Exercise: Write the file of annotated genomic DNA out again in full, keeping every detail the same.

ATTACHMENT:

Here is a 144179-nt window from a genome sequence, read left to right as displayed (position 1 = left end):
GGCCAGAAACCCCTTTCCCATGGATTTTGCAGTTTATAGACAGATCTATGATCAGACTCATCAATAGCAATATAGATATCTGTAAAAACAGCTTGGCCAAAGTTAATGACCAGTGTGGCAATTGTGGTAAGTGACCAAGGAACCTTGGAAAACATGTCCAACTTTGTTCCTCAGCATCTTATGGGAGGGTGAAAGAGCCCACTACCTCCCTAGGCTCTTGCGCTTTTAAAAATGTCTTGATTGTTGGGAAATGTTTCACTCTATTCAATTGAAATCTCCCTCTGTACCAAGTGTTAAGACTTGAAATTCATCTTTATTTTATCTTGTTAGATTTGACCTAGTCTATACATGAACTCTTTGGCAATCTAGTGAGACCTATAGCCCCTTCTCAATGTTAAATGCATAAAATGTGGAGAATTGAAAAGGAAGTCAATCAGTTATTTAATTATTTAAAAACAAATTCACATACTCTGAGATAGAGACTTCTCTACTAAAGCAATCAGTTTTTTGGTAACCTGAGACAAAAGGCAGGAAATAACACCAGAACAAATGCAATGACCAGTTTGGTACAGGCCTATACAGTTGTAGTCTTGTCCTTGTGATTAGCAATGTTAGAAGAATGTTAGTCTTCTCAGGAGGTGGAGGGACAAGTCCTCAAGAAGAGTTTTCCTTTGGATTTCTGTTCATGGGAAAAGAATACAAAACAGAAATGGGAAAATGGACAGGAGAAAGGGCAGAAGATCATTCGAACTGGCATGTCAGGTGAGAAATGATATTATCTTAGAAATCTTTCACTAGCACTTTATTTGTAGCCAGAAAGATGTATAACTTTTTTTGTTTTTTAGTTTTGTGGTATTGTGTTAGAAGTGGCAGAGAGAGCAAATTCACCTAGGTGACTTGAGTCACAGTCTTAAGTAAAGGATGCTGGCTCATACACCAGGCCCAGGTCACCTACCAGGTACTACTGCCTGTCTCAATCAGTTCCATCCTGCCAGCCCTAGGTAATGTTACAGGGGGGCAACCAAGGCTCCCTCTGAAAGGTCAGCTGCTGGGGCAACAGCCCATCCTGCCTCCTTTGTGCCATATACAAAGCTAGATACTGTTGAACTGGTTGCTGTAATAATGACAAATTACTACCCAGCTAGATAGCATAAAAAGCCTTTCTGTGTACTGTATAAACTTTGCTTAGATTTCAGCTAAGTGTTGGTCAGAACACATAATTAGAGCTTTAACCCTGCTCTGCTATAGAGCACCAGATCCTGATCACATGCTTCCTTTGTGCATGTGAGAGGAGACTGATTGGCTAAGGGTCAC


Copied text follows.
Here is a 144179-nt window from a genome sequence, read left to right as displayed (position 1 = left end):
GGCCAGAAACCCCTTTCCCATGGATTTTGCAGTTTATAGACAGATCTATGATCAGACTCATCAATAGCAATATAGATATCTGTAAAAACAGCTTGGCCAAAGTTAATGACCAGTGTGGCAATTGTGGTAAGTGACCAAGGAACCTTGGAAAACATGTCCAACTTTGTTCCTCAGCATCTTATGGGAGGGTGAAAGAGCCCACTACCTCCCTAGGCTCTTGCGCTTTTAAAAATGTCTTGATTGTTGGGAAATGTTTCACTCTATTCAATTGAAATCTCCCTCTGTACCAAGTGTTAAGACTTGAAATTCATCTTTATTTTATCTTGTTAGATTTGACCTAGTCTATACATGAACTCTTTGGCAATCTAGTGAGACCTATAGCCCCTTCTCAATGTTAAATGCATAAAATGTGGAGAATTGAAAAGGAAGTCAATCAGTTATTTAATTATTTAAAAACAAATTCACATACTCTGAGATAGAGACTTCTCTACTAAAGCAATCAGTTTTTTGGTAACCTGAGACAAAAGGCAGGAAATAACACCAGAACAAATGCAATGACCAGTTTGGTACAGGCCTATACAGTTGTAGTCTTGTCCTTGTGATTAGCAATGTTAGAAGAATGTTAGTCTTCTCAGGAGGTGGAGGGACAAGTCCTCAAGAAGAGTTTTCCTTTGGATTTCTGTTCATGGGAAAAGAATACAAAACAGAAATGGGAAAATGGACAGGAGAAAGGGCAGAAGATCATTCGAACTGGCATGTCAGGTGAGAAATGATATTATCTTAGAAATCTTTCACTAGCACTTTATTTGTAGCCAGAAAGATGTATAACTTTTTTTGTTTTTTAGTTTTGTGGTATTGTGTTAGAAGTGGCAGAGAGAGCAAATTCACCTAGGTGACTTGAGTCACAGTCTTAAGTAAAGGATGCTGGCTCATACACCAGGCCCAGGTCACCTACCAGGTACTACTGCCTGTCTCAATCAGTTCCATCCTGCCAGCCCTAGGTAATGTTACAGGGGGGCAACCAAGGCTCCCTCTGAAAGGTCAGCTGCTGGGGCAACAGCCCATCCTGCCTCCTTTGTGCCATATACAAAGCTAGATACTGTTGAACTGGTTGCTGTAATAATGACAAATTACTACCCAGCTAGATAGCATAAAAAGCCTTTCTGTGTACTGTATAAACTTTGCTTAGATTTCAGCTAAGTGTTGGTCAGAACACATAATTAGAGCTTTAACCCTGCTCTGCTATAGAGCACCAGATCCTGATCACATGCTTCCTTTGTGCATGTGAGAGGAGACTGATTGGCTAAGGGTCAC